Successful seeding starts with good seed quality
Seed selection and storage
If you do not want to go into the process of breeding “improved” Jatropha material (It takes many years and lots of money and some big players are already doing it so the seeds will become available anyhow), you could at least start to make your own selections. You can select from local seeds or/and seeds acquired from other destinations. It takes about three years to set up proper selection trials and to get an idea about yield potentials. Selecting good Jatropha seeds is necessary to overcome the natural variability in yield. From a given population of Jatropha plants only 20 % will give satisfactory yields as was shown in this trial in Madagascar.
Seed viability and germination rate.
Healthy Jatropha seeds should germinate within 10 days!! Find the complete research here.
Germination of seeds is positively affected by a combination of water, good drainage and high temperature.
Pre-soaking or other seed treatments does not automatically improve germination and can even create adverse effects. Manure or other additives do affect the germination rate negatively but stimulate growth after germination positively.
a. Direct seeding in the field (Picture AvP Tanzania ) is the cheapest and easiest method. However……… although direct planting and direct seeding are methods to minimize planting costs, these methods are quite risky.
During a period of six weeks to three months, enough water should be available to initiate rooting and to support the establishment of the young seedlings.
During the first year, weed- or intercrop control is crucial, otherwise the young Jatropha plants will be overgrown.
Although cattle will not eat Jatropha, they can step on it and destroy the young saplings.
Apart from the fact that direct seeding is cheap, it also produces plants with a taproot, which might be an advantage in dry periods. This statement however still has to be proven. Although it sounds logical, there is hardly any scientific evidence or otherwise documented information that plants from direct seeding are superior to transplanted seedlings. (See planting methods)
In fact, there is no research showing the influence of different root systems on plant yield and condition. The only difference on the short term is that transplanted poly bag seedlings lack behind in absolute growth due to a transplaqnting shock. After they pick up growth again, there is hardly difference in growth rate between direct seeding and poly bag transplants.
b. Seeding in seedbeds is cheap and easy and successful, provided that the seedbeds are prepared properly. (pictures by the author)
Seedbeds should be prepared with ample sandy soil.
The soil should be worked on till a depth of at least 30 cm.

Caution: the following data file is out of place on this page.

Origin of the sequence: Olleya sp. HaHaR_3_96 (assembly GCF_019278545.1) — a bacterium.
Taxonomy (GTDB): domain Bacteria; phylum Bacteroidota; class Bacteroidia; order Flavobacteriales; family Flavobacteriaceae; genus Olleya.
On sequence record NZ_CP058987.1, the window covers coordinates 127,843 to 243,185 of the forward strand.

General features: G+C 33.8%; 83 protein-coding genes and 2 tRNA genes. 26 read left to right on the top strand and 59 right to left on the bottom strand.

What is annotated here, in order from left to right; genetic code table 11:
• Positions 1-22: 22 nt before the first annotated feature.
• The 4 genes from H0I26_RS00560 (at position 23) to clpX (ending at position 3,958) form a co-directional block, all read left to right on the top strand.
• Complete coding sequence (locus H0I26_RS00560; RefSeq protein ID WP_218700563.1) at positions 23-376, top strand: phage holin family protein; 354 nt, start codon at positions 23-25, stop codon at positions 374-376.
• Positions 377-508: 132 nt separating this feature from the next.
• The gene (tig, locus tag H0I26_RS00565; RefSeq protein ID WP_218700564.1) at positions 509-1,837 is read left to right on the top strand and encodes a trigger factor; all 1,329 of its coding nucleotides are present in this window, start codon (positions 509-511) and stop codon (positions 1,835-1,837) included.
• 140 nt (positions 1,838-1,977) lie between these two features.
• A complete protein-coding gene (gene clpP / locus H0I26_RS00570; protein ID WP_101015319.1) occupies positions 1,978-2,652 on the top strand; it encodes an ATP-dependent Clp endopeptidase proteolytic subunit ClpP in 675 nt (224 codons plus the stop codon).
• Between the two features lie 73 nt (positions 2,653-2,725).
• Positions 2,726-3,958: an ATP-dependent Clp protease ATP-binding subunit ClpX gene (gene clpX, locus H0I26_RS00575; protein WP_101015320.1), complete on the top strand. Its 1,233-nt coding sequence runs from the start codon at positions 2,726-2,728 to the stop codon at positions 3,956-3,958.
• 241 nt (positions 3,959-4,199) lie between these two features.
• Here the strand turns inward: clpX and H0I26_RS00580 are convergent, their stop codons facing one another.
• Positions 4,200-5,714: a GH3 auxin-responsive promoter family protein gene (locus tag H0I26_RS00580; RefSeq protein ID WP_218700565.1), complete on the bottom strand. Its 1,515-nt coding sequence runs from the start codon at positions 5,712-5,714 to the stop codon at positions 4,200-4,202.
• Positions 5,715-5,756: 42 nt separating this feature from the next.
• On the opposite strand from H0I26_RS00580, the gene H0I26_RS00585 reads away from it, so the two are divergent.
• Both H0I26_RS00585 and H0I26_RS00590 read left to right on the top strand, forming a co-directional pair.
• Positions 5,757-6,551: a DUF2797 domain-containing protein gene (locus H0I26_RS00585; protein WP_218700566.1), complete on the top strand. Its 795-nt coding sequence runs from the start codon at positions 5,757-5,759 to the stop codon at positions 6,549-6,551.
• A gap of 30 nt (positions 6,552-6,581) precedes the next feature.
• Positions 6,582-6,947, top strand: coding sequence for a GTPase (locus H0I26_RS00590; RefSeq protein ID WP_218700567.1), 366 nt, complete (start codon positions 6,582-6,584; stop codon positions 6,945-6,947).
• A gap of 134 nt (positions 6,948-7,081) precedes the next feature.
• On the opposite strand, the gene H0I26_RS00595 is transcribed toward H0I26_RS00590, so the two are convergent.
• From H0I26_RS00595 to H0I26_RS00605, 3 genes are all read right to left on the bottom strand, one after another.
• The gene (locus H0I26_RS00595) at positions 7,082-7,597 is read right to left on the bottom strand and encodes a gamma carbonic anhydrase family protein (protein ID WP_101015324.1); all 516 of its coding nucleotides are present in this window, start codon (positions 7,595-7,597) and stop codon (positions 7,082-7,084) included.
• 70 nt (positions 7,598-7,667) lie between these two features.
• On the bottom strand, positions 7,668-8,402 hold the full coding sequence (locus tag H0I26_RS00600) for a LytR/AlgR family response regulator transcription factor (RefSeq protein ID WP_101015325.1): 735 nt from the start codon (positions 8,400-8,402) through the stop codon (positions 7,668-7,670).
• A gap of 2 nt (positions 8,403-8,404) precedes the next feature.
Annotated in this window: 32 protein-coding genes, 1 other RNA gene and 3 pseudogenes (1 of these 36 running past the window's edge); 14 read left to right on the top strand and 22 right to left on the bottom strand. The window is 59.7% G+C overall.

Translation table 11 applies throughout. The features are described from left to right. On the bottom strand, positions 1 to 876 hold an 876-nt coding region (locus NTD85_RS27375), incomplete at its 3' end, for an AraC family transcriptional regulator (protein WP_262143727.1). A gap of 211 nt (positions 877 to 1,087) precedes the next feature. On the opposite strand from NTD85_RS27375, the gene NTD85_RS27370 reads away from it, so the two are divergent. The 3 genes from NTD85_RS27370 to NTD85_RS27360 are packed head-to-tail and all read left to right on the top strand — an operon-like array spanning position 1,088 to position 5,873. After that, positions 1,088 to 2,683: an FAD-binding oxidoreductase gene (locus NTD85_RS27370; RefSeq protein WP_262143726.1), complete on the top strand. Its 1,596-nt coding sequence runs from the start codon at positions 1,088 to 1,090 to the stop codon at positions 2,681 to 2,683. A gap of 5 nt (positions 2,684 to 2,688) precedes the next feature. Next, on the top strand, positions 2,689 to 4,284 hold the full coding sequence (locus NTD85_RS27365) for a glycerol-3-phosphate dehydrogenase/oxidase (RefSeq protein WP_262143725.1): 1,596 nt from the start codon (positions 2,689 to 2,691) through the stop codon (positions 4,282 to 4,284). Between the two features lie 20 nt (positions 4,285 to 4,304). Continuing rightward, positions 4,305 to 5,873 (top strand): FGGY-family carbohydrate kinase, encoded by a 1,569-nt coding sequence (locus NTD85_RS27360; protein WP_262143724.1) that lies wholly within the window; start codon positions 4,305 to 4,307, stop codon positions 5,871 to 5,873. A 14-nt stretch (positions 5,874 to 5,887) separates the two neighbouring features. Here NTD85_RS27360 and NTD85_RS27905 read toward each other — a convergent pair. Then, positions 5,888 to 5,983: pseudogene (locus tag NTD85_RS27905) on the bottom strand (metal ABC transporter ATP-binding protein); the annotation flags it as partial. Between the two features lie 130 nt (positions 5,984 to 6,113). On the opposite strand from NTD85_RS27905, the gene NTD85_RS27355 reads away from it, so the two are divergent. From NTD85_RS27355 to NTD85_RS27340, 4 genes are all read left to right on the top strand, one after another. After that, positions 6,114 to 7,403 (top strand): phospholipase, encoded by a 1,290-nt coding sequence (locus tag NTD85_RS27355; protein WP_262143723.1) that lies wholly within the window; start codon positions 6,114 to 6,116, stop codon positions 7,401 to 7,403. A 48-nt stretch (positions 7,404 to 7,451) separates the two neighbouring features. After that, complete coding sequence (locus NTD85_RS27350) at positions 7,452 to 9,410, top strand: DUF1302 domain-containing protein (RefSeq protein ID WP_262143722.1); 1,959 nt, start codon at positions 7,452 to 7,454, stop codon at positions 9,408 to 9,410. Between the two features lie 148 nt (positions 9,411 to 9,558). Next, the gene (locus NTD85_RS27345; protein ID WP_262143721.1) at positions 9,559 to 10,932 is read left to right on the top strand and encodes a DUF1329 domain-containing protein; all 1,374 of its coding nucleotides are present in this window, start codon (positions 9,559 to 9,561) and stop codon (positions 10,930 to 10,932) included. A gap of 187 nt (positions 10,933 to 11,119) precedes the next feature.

There should be proper drainage.
Seedbeds can be covered with straw (to protect against rain!!), have natural shade from existing trees or remain uncovered. Jatropha seedlings love sunlight, provided there is enough water. The more light, the stronger and compacter the seedlings.
These seedlings could be transplanted in poly bags after 2-3 weeks or later on (6-10 weeks) directly into the field.
c. Seeding in polybags. (Pictures AvP D1 Malaysia) is an excellent way to produce good Jatropha seedlings. However, it is more expensive than the methods shown in a and b, because of polybags, extra soil and transport costs to the planting area.
Seeding in polybags should therefore be located as close as possible to the planting area.!
Special attention has to be paid to the soil mixture. Soil in the bags should be light and good draining. To many nutrients is not necessary and in fact will negatively influence germination. Different local mixtures can be used to fill the bags. Cocopeat turns out to be an excellent rooting medium, but might be to expensive. Mixtures of soil and sand and compost (1-1-1) are doing quit well. Make sure water and soil do not content to much salts. Farm yard manure can be very salty. Do a small trial with different mixes from local available material before you start a big nursery. The trial takes you only 4 weeks. Materials that can be used: sand, soil, compost, rice husk, peat, coco-peat, charcoal, saw dust.
Poly bags should not be to big. Volume of about 3/4 ltr is enough to allow the roots to develop a root ball. Smaller bags will cause poor root systems. Bigger bags will cause problems at transplanting, because the root ball will break.
In case the mixture in the pots is hampering drainage, germination rate will be low.
Plants can stay in the bags from 6 weeks to 3 months before they become root bound.